In general it seems to me that, in the centuries-long tradition of English translation of Homer, there has been a tendency towards inflation, a tendency to make Homeric titles, institutions and objects grander than the Greek would suggest. Perhaps this is because an ‘English’ Homer has been appropriated by courtly and aristocratic elites to reinforce a monarchic ethos and ideology. Nowhere is this trend more apparent than in the persistent rendering of Homeric basileus by English ‘king’, with its inevitable associations of wide-reaching, exclusive, monarchical power. But it is well known that the basileus is not a monarch class. There are many basilees before Troy, and just what authority they have in respect of each other is very problematic and a central issue of the Iliad. ‘Chief’, which I use to render basileus, is a much more accurate translation.[3] And the word has a particular resonance for an audience in Southern Africa, where the institution of traditional chiefdom is still very much alive. In rural areas here there are many chiefs (usually advised by councillors), who control territories and communities of various sizes; and though one chief may be recognized as paramount (like Agamemnon) over others this paramountcy is not very well defined. (It is interesting to note that several English translators of the 18th to mid-19th century, such as Pope, Tickell, Macpherson, Cowper, Calverley and others, use ‘chief’, among other terms,to refer to the leaders of the Akhaians. One wonders what scruples have kept more recent translators from doing likewise.)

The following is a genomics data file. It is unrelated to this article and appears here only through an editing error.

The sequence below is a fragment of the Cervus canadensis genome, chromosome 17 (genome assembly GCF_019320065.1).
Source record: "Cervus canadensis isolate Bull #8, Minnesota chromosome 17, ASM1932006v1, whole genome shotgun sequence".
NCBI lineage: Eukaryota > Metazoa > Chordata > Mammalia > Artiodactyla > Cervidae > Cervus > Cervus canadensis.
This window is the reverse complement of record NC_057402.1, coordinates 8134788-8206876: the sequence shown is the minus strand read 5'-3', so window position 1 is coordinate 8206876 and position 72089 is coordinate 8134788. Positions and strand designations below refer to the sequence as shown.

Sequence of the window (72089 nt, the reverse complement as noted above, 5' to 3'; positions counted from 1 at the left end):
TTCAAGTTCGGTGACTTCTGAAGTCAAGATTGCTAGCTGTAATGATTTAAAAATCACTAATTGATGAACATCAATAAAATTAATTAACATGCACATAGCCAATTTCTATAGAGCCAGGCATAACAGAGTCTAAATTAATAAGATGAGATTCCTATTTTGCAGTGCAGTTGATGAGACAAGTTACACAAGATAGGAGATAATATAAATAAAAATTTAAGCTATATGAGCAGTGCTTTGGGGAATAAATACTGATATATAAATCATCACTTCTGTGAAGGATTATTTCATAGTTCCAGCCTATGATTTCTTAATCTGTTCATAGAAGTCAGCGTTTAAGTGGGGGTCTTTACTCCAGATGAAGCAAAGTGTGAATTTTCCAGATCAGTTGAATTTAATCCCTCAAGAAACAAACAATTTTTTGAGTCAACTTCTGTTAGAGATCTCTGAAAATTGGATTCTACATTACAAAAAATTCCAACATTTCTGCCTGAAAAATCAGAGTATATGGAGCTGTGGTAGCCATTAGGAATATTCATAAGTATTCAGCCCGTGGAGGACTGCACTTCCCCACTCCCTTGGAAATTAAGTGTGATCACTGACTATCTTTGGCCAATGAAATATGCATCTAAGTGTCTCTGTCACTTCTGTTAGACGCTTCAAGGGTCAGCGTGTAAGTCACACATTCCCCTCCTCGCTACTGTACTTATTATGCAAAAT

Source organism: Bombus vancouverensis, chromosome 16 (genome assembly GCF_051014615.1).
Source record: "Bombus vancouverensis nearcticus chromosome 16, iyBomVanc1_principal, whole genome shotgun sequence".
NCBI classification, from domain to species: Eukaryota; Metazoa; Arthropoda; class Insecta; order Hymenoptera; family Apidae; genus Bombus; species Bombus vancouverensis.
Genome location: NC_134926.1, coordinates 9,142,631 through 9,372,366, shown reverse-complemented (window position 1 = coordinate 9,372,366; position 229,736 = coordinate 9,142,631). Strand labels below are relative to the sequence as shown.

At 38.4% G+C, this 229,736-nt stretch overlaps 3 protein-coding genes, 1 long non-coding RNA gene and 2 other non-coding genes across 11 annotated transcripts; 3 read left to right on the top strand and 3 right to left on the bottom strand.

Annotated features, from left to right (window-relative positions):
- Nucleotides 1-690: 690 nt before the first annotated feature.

Finally, there is a larger, but less tangible reason, why (I feel) the time is ripe for an SA Iliad. Homer’s poem is so rich and complex that it is difficult to say that it is ‘about’ X or Y. But certainly anger, what it leads to, namely, the violation of the norms and values that make civilized life possible, and then the ending of this anger in a fragile moment of reconciliation between sworn enemies - all this is of major importance in the Iliad. This has a particular resonance for SA now. SA is only now beginning to emerge from centuries of conflict and division between the different groups and cultures that live within the country’s borders. The years 1975-1994, especially, witnessed continual, low-level, civil war. And yet, amid the barbarity, the acts of torture and terror, and the massacres, there have been moments of the most astonishing humanity. Men imprisoned for decades, like Nelson Mandela, have shown no bitterness at all towards their gaolers; sworn enemies have come to respect each other’s humanity; torturers have been forgiven by their victims. I would hope that an SAE Iliad showing how, against a background of implacable anger and brutality, enemies were reconciled - even if only momentarily - might strike a chord with South Africans of the 21st century.

[NOTE : I would be happy to send an electronic copy of a part of my Iliad translation to anyone who is interested – books 5-11 are in more-or-less final form. Email whitr@beattie.uct.ac.za]

*An a earlier version of this paper was given at the Atti del Congresso Genova 6-8 luglio 2000 and subsequently published as 'Translating Homer in an African Context', in Omero tremila anni dopo, Atti del Congresso Genova 6-8 luglio 2000 ed. Montanari, F. et al., Rome: Edizioni di Storia e Letteratura, December 2002, 523-533.

REFERENCES

[1] L. Hardwick, Translating Words, Translating Cultures, Duckworth, London, 2000, passim, but especially ch. 5 and 6.

[2]L. Venuti, (ed). The Translation Studies Reader, Routledge, London and New York, 2000.

[3] Taplin makes this point: O. Taplin, Homeric Soundings, Clarendon Press, Oxford, 1992, 47